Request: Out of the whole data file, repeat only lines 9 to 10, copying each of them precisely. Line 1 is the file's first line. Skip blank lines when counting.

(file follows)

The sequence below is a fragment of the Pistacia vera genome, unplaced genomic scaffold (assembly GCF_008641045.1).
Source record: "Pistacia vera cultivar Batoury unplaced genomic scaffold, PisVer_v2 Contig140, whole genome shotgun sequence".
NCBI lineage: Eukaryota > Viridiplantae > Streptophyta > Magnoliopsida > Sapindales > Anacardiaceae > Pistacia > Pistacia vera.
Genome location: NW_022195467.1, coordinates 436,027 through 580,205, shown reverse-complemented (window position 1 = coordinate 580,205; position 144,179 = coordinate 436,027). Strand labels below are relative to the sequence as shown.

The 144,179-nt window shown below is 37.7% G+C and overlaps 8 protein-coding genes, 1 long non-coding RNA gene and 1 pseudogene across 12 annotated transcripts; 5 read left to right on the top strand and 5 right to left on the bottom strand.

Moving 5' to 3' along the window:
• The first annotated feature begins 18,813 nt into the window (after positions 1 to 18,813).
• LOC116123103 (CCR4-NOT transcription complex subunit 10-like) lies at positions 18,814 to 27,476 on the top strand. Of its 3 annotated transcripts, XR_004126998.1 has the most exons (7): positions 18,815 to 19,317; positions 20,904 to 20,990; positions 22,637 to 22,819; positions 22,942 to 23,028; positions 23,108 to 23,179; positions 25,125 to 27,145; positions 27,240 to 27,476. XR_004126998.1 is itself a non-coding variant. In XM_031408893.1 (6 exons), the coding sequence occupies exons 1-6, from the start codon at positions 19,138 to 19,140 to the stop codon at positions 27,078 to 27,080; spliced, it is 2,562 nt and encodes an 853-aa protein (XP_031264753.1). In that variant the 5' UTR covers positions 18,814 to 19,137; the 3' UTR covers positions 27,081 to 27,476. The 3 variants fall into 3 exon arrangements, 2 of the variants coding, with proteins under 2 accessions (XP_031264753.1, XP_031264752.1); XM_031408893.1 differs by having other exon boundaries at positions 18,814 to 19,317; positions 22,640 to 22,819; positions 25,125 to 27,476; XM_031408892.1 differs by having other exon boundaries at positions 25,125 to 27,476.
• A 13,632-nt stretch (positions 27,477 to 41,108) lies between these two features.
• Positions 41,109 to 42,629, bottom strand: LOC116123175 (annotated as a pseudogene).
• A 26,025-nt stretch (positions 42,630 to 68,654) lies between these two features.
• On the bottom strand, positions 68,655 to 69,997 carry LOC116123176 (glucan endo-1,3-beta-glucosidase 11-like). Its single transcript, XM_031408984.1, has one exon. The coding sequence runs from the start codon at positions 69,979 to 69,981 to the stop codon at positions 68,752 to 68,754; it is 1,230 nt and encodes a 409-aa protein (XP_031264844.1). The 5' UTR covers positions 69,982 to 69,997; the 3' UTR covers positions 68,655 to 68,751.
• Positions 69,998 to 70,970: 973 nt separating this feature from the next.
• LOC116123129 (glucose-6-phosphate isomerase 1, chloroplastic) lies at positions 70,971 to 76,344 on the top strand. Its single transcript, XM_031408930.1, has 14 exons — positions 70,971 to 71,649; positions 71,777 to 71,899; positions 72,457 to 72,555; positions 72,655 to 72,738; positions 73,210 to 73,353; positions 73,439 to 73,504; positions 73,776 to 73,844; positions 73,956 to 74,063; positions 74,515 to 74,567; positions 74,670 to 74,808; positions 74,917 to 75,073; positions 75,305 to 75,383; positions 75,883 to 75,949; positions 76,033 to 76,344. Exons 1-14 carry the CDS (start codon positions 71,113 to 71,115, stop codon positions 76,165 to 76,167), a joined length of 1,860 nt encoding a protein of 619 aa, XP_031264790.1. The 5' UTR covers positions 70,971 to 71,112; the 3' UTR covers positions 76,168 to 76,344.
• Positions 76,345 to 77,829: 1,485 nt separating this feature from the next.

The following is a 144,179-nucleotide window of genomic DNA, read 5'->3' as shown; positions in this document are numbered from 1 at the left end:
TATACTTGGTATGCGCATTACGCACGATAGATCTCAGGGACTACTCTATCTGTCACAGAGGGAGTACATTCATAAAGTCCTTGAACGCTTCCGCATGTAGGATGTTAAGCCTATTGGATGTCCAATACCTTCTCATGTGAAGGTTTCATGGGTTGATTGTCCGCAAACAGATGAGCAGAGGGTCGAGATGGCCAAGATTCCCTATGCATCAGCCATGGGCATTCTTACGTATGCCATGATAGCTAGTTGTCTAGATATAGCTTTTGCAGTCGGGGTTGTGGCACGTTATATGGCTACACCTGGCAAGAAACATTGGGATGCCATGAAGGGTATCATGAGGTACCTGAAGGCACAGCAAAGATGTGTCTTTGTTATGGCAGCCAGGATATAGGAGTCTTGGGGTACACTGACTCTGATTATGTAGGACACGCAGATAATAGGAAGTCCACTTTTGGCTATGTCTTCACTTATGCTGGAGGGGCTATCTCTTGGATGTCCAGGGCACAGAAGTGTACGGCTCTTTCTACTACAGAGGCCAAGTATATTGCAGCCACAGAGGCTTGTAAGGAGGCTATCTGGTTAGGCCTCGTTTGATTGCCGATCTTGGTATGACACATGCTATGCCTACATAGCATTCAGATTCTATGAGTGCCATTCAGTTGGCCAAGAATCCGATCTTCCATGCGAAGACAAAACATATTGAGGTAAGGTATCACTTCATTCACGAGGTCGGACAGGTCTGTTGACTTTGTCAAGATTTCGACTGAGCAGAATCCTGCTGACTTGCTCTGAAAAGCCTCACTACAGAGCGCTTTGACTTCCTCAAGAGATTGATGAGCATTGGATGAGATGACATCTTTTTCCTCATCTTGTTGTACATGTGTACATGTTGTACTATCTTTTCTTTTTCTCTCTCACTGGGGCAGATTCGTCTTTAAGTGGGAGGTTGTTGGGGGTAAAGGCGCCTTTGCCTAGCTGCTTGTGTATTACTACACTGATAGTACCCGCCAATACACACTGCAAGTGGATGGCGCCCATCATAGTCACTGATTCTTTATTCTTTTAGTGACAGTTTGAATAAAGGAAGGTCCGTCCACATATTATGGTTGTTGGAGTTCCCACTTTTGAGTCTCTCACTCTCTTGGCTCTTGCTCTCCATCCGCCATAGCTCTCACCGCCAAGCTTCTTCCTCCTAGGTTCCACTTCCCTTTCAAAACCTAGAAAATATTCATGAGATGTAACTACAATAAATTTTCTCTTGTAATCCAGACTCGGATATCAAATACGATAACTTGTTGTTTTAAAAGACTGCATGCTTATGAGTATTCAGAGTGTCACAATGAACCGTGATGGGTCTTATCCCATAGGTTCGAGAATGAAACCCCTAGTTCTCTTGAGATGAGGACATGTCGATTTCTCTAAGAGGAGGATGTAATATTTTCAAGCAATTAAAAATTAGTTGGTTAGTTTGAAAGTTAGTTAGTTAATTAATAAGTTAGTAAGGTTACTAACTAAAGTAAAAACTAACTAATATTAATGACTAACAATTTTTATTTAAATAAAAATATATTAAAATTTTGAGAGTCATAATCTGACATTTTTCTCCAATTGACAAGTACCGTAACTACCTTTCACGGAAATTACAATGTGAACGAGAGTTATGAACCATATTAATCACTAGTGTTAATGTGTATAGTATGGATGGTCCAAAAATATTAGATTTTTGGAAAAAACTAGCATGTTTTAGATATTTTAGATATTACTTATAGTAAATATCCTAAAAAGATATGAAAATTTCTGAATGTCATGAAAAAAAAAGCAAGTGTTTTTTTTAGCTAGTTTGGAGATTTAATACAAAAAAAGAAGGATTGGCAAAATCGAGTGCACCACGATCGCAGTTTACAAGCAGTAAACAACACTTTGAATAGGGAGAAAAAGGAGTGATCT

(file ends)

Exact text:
• A 13,632-nt stretch (positions 27,477 to 41,108) lies between these two features.
• Positions 41,109 to 42,629, bottom strand: LOC116123175 (annotated as a pseudogene).